Bridget Bate Tichenor – The Magic Realist Painter

by Zachary Jay Selig

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The Introduction

TX Copyright 2000 – 2007
PA Pau 3-071 551 Copyright November 6, 2006 – 2007
Writers Guild: Literary #1161026, Screen #1161021,
TV  #1161024, & Stage #1161026 – 2006

The mesmerizing biography of the Magic Realist painter Bridget Bate Tichenor has not been told.  It is not just a story. It is an extraordinary and riveting account of a remarkable female artist who impacted the 20th Century world of fashion, art, and society with enormous contributions.  Revealed are the intimacies and secrets of an outwardly beautiful, exotic, bold, and courageous, yet painfully shy and reclusive woman who lived in extraordinary times, hither to the unknown world or her peers and colleagues.

Bridget’s life was led in an astonishing way in many contrasting countries and in many revolutionary platforms on a level of excellence that has not been recognized or acknowledged outside small eccentric art circles. Bridget adhered to dignified standards of human pride, integrity, respect, discipline, and compassion. These humane traits she honored above all else in life.  Bridget’s impeccable personal values in tandem with her determination and prioritization to execute her artistic vision are the essence of her story, which creates historical value as her world message.

Bridget inherited a peripatetic world from her self-absorbed, famous, and creatively gifted parents that fueled deep insecurities fed by fears of abandonment. Her neglectful bohemian mother Vera Bate Lombardi was the bastard child of Prince Adolphus Teck (the 2nd Duke of Teck and 1st Marquess of Cambridge) and niece of Queen Mary, who established “The English Look” in the 1920’s for Co Co Chanel as Chanel’s muse and public relations liaison to the British Royal Family. In 1944, Vera exposed Chanel to Winston Churchill as a Nazi agent. Bridget’s Virginia born absent father Fred Bate was a famous British representative for NBC during WW II. Subsequently, Bridget reinvented herself by necessity and by choice to mold herself into the world that she needed to fit into at any given time in order to survive.

The supremely beautiful, artistic, intellectual, and patrician are different and misunderstood or condemned, yet granted societal privileges few receive. Bridget was a Phoenix in the literary sense. These rare qualities that embodied her unique style influenced and were copied by some of the greatest names of the last century such as Man Ray, Penn, Rawlings, Cecil Beaton, Alduous Huxley, Thomas Mann, Howard Hawkes, Anais Nin, Barbara Hutton, Joan Crawford, Diana Vreeland, Paul Cadmus, George Tooker, Emilio Pucci, Diego Rivera, Pedro Friedeberg, Luis Barragon, Leonora Carrington, Maria Felix, Kenneth Lane, and Halston, who were capable of creating mass appeal through their visions that she ignited. She was loved and envied, but most of all she was awe-inspiring.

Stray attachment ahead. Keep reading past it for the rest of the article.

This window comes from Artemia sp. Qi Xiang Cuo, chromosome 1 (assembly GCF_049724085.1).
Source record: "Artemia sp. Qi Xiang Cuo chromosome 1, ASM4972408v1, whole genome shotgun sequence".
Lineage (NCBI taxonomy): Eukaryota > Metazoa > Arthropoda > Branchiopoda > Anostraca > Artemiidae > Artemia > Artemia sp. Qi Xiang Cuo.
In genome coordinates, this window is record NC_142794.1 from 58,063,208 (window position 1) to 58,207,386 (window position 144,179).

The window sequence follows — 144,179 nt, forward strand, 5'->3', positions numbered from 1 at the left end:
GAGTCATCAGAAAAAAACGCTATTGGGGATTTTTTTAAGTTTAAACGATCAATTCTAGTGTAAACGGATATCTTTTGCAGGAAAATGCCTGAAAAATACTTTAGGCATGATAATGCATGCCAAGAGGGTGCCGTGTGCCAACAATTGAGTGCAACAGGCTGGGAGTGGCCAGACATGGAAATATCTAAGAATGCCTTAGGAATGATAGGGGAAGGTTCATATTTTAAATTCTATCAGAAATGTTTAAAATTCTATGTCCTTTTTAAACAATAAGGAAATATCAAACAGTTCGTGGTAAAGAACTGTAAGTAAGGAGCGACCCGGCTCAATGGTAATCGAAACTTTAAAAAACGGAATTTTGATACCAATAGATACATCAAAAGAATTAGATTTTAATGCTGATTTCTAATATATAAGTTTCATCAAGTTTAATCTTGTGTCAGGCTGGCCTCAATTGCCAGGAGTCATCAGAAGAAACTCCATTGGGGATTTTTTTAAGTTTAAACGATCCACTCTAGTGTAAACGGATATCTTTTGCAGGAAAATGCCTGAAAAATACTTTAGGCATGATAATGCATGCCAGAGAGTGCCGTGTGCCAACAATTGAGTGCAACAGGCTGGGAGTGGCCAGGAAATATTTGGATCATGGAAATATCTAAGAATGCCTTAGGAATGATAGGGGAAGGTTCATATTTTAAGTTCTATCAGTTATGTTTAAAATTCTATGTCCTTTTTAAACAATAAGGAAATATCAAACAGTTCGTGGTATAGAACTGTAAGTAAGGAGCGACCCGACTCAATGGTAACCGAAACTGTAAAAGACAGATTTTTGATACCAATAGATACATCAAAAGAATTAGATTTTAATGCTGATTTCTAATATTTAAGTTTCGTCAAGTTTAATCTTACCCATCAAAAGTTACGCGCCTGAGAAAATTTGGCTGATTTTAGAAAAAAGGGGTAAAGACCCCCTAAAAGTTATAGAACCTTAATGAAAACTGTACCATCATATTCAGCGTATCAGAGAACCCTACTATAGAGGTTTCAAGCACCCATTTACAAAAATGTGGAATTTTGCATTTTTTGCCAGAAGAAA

As the mid-20th century brought a death rattle to the classic standards of beauty and craftsmanship in fine art with the rise of Modernism, Bridget maintained levels of refined and timeless aesthetics in her painting that produced flawless diamonds.  She had an amazing and tragic multidimensional life that was filled with an arranged marriage, fantasies, true loves, romantic and professional rivalries, artistic achievements, mysticism, perfectionism, and shattered dreams. All of which was portrayed in the most glamorous world settings with famous personalities and eccentric nobility that she orchestrated into a dramatic metaphysical theater of magical relationships.

Her controversial royal illegitimate background overshadowed her profound artistry and her sense of self worth.  In her era and society, it was important to be of noble lineage. Her achievement in the art world was diminished by who she was as an illegitimate British Royal family member, her ravishing beauty, her esoteric nature, and her commanding personality. Her notorious aristocratic family and her hypnotic history were more important and interesting to her friends, which graciously made her celebrated and received on one hand, yet made her hide how great an artist she was on the other and never acknowledged. This is why she was so shy about showing who she was as a superlative painter.

She compartmentalized her life. She was deathly afraid to remove her complex multiple masks and reveal not only her precious art, but also her deepest intimate feelings to others. She was validated only by those relationships that had a higher profile than she, so that she could retreat behind her provocatively mysterious and seductive persona to hide her acute vulnerability.

She was difficult to get to know, guarded, and very secretive.  She revealed certain things to socially survive, while withholding her poetically rich emotional and spiritual communications to focus through her dedicated relationship with her sacred and sovereign art.

“Bridget Bate Tichenor – The Magic Realist Painter” intellectual property is supported with extensive family archival documentation, photographs, film, painting collections, and a number of her living friends. Over the last 17 years, I have created a 34 page story treatment for a film screenplay, book, and branding as a promise to my dear friend and mentor Bridget that the world would know who she was.

Zachary Selig